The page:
Weekend Motorhome Trip to Calais

At the weekend I took the motorhome to Calais via the Eurotunnel with a friend of mine in order to do some shopping at the hypermarkets, and to give the motorhome another good test run.

It started off well with the engine starting first time early in the morning after I had the fuel filter replaced. I met my friend at a half way point, picked her up and then headed to Folkestone to board the Eurotunnel.

Eurotunnel

I’ve taken the tunnel before, and the ferry and I far prefer the tunnel because it’s simply so much faster and less hassle. And the beauty of the motorhome is that you are not confined to your seat and we were able to get up and make ourselves comfy in the back with a drink and some food.

Passport control either side was very quick and simple and we had no hassles and it seemed like we were in France in no time!

Trying to take a pic of my motorhome and it gets photobombed by some weirdo! Tsk πŸ™‚

Shopping

Our first stop was Carrefour. There’s two main hypermarkets in Calais – Carrefour and Auchan. I’d only ever been to Auchan before but I chose the other one as apparently it had reserved parking spots for motorhomes.

However, we didn’t actually find them and the car park was pretty empty anyway so we had no trouble parking.

The shop was huge and it sold just about everything including some very delicious cakes and pastries but I was a little disappointed with the selections from the deli. So we decided to head to Auchan after lunch.

We spent a few hours in Carrefour and bought ourselves some fresh bread, cheese and pate for lunch and we had this on the van right there in the car park! Thankfully the gas also worked so we had coffee as well. It was quite surreal to be sitting eating our lunch in the car park when it was raining out but it was pretty cool to be able to do that πŸ™‚

Having lunch on the van in the Carrefour car park!

After lunch we headed to Auchan, and stocked up on even more food and we also hit the booze isles in this shop! By the time we finished it was dark outside which meant that I had to drive to the campsite in the dark.

Camping at Wissant

Due to the recent problems in Calais, I looked for a place to stay a little outside of it, and I also specifically looked for somewhere that supplied electric hookup as I have not yet replaced the leisure batteries.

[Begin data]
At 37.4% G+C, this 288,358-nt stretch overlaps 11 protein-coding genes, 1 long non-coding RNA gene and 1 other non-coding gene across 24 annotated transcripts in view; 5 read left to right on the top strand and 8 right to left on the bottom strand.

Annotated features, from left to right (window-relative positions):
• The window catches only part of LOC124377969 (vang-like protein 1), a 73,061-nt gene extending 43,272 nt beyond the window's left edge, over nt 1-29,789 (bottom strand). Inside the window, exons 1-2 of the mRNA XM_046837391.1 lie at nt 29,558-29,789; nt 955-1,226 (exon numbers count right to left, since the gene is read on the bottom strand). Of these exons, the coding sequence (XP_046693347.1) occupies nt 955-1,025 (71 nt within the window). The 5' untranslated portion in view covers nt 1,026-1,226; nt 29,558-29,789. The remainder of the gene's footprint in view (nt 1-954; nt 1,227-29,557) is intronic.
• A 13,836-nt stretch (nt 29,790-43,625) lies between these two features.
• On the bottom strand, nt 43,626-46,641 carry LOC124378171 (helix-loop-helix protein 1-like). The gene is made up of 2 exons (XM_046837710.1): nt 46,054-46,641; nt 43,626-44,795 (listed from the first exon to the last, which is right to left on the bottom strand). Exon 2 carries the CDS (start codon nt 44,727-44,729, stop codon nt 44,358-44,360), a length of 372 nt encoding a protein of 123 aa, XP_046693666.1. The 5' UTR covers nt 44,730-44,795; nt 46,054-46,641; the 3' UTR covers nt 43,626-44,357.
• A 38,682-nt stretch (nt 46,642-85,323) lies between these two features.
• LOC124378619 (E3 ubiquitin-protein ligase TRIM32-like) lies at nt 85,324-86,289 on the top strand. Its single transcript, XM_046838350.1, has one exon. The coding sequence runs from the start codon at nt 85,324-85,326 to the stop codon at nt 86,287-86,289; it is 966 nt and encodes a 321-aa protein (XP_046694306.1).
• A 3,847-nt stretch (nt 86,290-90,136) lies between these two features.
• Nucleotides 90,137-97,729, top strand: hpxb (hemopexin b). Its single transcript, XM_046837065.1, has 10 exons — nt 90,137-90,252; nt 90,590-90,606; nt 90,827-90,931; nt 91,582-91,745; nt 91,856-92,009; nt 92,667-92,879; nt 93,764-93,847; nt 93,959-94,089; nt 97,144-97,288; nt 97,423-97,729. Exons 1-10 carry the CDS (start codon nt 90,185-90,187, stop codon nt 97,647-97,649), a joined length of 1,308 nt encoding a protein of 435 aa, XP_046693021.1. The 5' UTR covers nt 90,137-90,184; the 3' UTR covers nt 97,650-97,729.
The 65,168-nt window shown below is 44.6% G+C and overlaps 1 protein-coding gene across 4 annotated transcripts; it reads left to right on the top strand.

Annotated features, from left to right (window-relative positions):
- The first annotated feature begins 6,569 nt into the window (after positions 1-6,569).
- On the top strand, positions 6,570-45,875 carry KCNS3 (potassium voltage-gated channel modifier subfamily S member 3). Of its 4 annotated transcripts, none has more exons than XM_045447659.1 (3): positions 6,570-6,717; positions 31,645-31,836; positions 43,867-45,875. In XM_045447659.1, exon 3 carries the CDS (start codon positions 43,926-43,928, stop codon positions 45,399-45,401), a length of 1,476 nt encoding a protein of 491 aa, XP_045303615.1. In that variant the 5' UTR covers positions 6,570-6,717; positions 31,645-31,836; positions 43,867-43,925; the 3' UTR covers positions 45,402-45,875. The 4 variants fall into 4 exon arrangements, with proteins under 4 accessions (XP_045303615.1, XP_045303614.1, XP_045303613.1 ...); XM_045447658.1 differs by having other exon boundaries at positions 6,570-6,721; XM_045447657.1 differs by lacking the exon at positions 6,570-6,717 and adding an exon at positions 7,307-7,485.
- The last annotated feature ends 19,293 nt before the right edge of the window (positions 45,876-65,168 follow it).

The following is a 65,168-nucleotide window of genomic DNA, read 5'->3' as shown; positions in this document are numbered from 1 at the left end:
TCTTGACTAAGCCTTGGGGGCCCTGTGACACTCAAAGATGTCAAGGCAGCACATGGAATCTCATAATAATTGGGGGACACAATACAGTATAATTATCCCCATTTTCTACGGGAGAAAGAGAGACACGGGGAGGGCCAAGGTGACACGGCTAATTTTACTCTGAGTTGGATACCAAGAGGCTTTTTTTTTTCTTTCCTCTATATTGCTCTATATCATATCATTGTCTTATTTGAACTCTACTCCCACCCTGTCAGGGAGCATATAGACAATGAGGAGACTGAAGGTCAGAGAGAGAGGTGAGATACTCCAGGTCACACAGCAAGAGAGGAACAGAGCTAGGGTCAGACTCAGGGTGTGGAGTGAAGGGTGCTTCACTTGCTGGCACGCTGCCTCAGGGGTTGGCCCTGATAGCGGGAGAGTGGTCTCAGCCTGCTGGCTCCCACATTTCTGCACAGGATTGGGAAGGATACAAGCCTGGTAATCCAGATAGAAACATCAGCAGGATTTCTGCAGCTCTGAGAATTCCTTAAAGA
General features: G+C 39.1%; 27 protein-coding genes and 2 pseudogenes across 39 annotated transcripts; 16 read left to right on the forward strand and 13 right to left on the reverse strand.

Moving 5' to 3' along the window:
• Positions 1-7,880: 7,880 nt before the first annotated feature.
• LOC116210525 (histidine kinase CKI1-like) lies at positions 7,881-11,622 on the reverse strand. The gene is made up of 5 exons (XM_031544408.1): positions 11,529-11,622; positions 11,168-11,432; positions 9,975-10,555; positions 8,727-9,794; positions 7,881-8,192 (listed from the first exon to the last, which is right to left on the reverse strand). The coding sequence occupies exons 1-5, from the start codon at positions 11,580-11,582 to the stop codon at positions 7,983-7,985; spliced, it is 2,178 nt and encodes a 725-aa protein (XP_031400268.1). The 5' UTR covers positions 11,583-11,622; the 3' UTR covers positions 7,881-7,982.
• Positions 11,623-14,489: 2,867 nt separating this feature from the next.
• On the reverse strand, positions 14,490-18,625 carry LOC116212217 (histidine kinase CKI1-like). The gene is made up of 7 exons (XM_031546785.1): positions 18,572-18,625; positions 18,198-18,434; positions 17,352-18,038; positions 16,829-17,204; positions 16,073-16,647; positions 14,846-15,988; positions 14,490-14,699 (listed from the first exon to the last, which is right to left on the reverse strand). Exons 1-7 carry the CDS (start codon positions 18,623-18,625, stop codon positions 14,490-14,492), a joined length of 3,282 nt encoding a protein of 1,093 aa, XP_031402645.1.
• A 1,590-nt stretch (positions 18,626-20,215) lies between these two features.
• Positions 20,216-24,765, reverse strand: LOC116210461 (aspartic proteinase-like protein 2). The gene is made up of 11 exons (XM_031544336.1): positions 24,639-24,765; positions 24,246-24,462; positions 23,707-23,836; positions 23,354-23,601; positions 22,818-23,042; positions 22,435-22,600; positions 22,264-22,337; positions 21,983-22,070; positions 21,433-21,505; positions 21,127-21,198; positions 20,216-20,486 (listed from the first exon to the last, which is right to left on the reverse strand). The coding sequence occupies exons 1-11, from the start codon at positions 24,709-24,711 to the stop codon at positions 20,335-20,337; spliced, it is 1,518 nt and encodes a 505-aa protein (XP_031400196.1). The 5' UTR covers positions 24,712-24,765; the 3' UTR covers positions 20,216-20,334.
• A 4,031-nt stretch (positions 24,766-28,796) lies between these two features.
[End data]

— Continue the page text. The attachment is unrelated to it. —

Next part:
We went to a family run farm which provides services on their land which is in a very rural area. It was pitch black when we arrived and we weren’t sure if it would be open as Google Maps said it might be closed when we navigated there!

Thankfully a man came out to talk to us and yes they were still open. We had some difficulty understanding him as my French is not yet very good and he did not speak English. However, we got the general gist – park around the back of the building, on the hard surface, not the grass.

Keep off the grass!

We drove around the back and could see a field with a small gravel area backing onto the building. The first set of electric sockets were taken and there were a couple of other motorhomes already parked so we moved onto the other side.

As I tried to back up the van near the building I could make out that I was quite wonky and wanted to straighten up a bit so I drove forward and my wheels went onto the grass and…..

we were stuck!!

What I had interpreted from what he had told us was not toΒ park on the grass; I did not realise that it was so boggy that just going onto it at all would cause us to basically sink!

I tried to get out but I couldn’t go backwards or further forwards in any way, the wheels just kept spinning. I could feel my heart start racing as I faced the realisation that we were going to need help getting out and were going to have to try to arrange that in French!!

The man heard me straining to move and he came out to see us. He said something along the lines of “I told you not to drive on the grass!” and I tried my best to explain what had happened but all I could really do at that point was apologise.

So next he asked us if we had something that he needed to help us. I had just bought a tow rope so I eagerly brought that out to show him but he shook his head, did some winding motion with his hands and tried again to explain in French that I didn’t understand.